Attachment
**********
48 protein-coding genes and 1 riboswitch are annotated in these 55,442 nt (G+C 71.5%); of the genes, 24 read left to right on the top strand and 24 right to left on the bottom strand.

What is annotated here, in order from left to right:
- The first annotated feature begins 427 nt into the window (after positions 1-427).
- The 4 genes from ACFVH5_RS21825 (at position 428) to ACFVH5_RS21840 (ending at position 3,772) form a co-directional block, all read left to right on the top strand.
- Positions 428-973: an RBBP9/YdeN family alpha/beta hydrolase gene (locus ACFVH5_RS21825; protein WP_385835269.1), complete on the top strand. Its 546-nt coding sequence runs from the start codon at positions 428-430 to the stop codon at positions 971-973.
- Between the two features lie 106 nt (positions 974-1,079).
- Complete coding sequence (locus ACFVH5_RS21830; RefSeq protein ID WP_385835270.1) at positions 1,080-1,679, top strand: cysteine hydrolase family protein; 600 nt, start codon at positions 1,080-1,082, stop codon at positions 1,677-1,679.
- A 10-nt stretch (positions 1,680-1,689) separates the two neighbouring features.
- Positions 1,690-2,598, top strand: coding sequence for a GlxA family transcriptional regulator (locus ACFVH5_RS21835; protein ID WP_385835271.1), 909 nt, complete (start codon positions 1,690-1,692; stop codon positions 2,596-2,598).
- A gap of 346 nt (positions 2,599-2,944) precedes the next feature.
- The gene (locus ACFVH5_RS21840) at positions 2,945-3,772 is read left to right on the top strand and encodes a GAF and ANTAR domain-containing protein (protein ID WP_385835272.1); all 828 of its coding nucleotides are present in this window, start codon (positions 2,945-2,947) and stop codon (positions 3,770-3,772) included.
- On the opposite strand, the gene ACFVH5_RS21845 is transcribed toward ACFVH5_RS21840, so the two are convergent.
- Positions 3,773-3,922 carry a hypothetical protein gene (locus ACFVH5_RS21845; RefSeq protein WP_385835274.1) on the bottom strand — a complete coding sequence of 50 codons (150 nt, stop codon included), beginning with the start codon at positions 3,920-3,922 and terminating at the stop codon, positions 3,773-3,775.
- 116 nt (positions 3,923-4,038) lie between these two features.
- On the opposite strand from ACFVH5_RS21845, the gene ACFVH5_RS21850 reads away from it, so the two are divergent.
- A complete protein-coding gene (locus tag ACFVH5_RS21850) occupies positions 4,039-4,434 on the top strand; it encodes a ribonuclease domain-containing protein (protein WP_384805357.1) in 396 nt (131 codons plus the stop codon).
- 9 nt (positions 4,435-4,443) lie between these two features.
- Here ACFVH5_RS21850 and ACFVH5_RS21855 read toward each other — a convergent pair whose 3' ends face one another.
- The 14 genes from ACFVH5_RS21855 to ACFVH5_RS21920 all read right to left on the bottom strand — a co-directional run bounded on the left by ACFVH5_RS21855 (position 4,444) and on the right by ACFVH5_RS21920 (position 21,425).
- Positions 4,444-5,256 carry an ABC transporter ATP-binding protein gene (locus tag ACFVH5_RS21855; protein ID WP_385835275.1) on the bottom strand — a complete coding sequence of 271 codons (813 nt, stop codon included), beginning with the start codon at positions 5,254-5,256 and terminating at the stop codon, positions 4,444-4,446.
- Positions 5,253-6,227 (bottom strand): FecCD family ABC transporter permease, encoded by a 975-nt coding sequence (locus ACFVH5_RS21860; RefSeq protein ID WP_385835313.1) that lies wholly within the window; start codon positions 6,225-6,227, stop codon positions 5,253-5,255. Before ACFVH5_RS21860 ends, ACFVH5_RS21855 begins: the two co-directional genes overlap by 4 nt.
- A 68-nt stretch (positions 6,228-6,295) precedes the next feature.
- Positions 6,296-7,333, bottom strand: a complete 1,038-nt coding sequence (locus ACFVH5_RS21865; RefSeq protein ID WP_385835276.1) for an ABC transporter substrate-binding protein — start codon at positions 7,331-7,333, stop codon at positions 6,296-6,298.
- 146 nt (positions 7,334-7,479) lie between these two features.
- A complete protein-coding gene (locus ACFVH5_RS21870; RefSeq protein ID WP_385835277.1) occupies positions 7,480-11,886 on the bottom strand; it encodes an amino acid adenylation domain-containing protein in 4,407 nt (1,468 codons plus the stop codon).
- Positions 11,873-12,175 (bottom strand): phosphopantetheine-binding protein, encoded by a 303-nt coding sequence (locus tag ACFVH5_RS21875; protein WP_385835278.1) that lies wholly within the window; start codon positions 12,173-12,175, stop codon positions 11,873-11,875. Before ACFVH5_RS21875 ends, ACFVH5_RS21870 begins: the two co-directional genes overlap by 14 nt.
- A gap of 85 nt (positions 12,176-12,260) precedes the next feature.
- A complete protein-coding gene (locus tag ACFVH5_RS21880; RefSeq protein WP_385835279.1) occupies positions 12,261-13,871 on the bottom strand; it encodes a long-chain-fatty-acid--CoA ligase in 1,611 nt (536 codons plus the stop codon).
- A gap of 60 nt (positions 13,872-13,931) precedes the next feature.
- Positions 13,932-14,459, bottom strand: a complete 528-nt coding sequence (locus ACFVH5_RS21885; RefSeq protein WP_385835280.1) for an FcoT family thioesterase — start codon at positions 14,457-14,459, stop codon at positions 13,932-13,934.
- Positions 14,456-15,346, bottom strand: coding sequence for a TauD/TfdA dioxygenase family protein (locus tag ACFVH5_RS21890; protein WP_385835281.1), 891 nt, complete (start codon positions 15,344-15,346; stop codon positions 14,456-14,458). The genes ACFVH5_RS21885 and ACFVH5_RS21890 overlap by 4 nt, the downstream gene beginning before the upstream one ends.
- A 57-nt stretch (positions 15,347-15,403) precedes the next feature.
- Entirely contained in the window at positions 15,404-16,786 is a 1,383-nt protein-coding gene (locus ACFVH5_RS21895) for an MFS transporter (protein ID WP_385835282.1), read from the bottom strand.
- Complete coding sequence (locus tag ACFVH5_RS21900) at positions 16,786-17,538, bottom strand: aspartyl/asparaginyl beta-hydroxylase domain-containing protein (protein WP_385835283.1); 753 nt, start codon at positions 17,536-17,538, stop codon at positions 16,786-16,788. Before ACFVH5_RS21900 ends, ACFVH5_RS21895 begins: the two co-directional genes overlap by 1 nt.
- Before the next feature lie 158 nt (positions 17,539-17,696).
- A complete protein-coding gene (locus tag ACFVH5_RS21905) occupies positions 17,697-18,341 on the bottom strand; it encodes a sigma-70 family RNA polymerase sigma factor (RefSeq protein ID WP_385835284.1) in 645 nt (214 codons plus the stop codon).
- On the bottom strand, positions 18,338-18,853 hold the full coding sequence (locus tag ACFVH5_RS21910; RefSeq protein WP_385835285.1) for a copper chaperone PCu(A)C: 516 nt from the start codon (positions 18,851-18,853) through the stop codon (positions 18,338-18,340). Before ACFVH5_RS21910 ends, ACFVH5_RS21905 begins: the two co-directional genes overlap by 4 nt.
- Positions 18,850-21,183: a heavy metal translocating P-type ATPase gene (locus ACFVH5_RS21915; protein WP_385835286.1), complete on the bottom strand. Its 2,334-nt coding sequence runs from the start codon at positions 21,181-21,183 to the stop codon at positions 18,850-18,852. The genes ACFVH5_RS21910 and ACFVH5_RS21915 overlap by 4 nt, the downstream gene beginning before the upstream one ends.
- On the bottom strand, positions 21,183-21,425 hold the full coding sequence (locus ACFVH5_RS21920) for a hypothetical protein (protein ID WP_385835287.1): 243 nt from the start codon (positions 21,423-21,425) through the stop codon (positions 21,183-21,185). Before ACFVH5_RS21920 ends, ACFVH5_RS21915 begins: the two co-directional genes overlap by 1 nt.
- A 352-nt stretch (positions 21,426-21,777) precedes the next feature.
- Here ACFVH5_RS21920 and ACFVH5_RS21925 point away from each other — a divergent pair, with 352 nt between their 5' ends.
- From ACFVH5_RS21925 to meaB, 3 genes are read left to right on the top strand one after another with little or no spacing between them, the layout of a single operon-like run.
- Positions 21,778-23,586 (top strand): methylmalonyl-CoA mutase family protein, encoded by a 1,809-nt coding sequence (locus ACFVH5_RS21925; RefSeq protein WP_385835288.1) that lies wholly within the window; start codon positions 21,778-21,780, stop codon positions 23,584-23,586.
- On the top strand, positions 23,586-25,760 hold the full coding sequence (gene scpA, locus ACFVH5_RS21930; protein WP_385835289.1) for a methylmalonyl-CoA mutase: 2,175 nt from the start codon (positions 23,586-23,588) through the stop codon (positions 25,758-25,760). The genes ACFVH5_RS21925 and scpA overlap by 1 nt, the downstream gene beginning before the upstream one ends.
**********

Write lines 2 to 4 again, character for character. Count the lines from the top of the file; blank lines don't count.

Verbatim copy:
What is annotated here, in order from left to right:
- The first annotated feature begins 427 nt into the window (after positions 1-427).
- The 4 genes from ACFVH5_RS21825 (at position 428) to ACFVH5_RS21840 (ending at position 3,772) form a co-directional block, all read left to right on the top strand.